A total of eight eye centres in Africa and Asia participated in the study. They represented a range of settings in which cataract surgery is undertaken in developing countries—that is, outreach clinics in rural areas, eye departments in general hospitals, small local eye hospitals, and well equipped training institutions. Table 1 gives details of the surgical procedures in each centre, illustrating their diversity.

Table 1

 Surgical procedure by centre

Surgical output varied from 300 to 10 000 surgeries per year. During an initial workshop with surgeons from all participating eye units, two systems for recording data were developed: the computerised cataract surgical record form (CCSRF), and the manual cataract surgical record form (MCSRF). The former was designed for use in eye units in developing countries where there are facilities and expertise for data entry, and the latter for settings where these are not available.10

Data on patients undergoing cataract surgery for age related cataract were collected between July and December 2000. Presenting and best corrected (or pinhole) visual acuity was assessed before surgery, at discharge, and ideally at three follow up visits. Visual outcome has been categorised by the World Health Organization as good (can see 6/18), borderline (cannot see 6/18 but can see 6/60), and poor (cannot see 6/60). If presenting vision was less than 6/60 at any of the follow up visits, the major cause of poor outcome was assessed and recorded. Data were checked for consistency and, in case of doubt, entries were checked against the original case sheets.


Centres implemented the monitoring system in ways that were appropriate and feasible to each centre. This led to considerable differences between centres in the way the monitoring system was implemented and the data collected at each centre. The visual outcome results obtained in this study are presented to illustrate the use of the monitoring instrument. The results should not be interpreted as a standard or used to compare the very different centres participating in the study.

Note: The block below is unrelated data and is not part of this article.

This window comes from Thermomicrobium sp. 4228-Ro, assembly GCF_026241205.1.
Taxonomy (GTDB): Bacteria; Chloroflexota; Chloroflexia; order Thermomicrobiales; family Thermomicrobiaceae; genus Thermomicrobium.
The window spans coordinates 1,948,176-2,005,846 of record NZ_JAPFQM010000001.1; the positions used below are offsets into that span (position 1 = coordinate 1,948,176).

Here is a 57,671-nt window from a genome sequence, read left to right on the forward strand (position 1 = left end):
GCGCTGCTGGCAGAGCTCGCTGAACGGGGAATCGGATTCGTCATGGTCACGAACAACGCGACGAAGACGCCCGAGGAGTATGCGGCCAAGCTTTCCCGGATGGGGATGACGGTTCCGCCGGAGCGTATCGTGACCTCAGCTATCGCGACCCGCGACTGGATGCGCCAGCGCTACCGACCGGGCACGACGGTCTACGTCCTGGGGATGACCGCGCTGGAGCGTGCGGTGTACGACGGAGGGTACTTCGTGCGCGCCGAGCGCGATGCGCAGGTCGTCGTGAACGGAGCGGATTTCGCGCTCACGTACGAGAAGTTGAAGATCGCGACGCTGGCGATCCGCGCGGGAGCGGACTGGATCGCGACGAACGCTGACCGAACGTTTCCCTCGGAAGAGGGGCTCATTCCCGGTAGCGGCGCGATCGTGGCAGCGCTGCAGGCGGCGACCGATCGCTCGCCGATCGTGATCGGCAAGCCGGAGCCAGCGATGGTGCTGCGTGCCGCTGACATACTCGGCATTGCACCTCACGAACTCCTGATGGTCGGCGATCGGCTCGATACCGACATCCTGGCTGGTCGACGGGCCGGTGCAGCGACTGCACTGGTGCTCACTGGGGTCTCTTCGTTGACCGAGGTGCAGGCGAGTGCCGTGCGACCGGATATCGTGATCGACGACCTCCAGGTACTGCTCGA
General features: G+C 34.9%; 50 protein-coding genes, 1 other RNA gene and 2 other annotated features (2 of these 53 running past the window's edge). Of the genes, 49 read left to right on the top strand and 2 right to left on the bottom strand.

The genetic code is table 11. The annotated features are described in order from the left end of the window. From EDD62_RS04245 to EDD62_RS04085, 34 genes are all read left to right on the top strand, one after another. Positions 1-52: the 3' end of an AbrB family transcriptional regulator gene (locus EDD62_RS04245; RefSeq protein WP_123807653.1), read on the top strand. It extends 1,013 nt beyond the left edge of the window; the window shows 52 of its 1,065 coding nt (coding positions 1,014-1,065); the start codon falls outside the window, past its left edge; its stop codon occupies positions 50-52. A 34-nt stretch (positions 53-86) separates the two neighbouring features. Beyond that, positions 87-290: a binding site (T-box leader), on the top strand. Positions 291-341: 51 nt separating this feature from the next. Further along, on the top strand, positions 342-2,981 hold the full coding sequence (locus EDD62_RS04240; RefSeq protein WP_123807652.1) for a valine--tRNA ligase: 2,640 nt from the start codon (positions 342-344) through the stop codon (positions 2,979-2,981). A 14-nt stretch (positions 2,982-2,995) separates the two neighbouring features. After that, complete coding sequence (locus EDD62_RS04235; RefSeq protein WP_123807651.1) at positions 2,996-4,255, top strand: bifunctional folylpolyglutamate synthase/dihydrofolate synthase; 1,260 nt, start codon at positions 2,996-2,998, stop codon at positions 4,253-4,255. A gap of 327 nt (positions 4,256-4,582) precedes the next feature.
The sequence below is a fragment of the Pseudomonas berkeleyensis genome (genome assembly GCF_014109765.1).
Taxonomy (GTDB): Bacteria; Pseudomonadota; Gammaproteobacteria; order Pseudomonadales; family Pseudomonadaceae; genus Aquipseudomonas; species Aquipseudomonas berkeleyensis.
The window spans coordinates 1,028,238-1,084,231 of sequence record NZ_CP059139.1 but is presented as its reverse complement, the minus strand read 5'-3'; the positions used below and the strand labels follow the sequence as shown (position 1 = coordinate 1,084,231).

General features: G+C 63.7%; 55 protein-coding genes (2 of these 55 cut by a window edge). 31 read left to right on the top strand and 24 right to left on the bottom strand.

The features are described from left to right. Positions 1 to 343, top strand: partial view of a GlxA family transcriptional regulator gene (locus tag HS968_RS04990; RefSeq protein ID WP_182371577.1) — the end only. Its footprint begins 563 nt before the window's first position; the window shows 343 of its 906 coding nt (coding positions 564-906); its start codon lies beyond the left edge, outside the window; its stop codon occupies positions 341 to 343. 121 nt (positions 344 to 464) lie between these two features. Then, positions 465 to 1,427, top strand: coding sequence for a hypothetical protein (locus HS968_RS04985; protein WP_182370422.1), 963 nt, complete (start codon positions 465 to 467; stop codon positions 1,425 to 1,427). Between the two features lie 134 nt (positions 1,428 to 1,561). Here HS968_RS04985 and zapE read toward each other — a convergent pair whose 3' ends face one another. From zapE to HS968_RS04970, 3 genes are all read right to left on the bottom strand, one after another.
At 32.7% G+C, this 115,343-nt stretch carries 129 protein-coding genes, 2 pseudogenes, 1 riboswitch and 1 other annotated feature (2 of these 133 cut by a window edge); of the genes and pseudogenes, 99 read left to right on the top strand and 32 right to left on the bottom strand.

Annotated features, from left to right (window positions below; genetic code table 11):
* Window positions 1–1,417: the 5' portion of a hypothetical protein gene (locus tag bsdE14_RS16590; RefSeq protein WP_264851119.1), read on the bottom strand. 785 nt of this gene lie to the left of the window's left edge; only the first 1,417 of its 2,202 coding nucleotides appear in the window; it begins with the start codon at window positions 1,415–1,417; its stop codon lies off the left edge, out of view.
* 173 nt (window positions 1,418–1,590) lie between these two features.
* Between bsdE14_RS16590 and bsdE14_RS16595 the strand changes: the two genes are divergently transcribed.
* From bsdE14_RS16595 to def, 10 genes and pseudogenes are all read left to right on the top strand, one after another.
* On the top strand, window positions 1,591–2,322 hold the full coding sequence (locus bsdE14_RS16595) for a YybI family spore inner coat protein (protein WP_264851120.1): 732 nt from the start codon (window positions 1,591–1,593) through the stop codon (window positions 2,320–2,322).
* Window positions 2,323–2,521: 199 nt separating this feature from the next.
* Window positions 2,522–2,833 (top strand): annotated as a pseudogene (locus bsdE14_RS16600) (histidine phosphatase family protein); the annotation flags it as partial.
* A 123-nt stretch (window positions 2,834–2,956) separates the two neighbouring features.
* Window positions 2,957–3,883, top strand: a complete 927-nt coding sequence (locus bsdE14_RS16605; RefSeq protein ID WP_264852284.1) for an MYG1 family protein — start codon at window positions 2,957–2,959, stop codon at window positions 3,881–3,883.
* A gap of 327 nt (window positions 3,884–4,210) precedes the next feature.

A total of 5198 cataract operations were recorded. At discharge 23% had good outcome, 54% borderline, and 23% poor outcome. Good outcome varied between the centres from approximately 5–40% and poor outcome from 10–60%.

The proportion of patients returning for follow up varied considerably between centres (table 2). The data include patients who returned to the clinic for follow up as well as patients visited at home as part of an operational research study. Several centres used incentives to motivate patients to come for follow up, including reimbursement of transport costs, free spectacles, or “no queue” facilities. Centre 1 visited 275 patients at home 6 months or more after surgery, increasing their 26 weeks of follow up to 80%. With few patients coming for follow up and no facilities to conduct home visits, centre 2 decided to use only discharge data for outcome monitoring. Centre 5, located in a larger city, monitored only operated patients from within the city and managed to have near 100% attendance at follow up. This increased the overall follow up rate considerably. At centre 7, there was civil unrest during the study period, causing poor attendance at follow up.

Table 2

 Cataract operations by centre and follow up

A total of 2819 eyes were followed for at least 8 weeks. The visual acuity improved over time with 31% of eyes at discharge having good outcome increasing to 69% at 8 weeks or more; and 17% eyes having poor outcome at discharge decreasing to 5% at 8 weeks or more (table 3). As an example, in centre 1, out of 73 eyes with poor outcome at discharge, 38% could see 6/18 after 8 weeks, and 54% at 6 months or more. Of the 206 eyes with borderline outcome at discharge, 72% could see 6/18 after 8 weeks and 86% at 26 or more weeks.

Table 3

 Results of cataract operations at discharge and at 8–25 weeks of follow up in 2819 eyes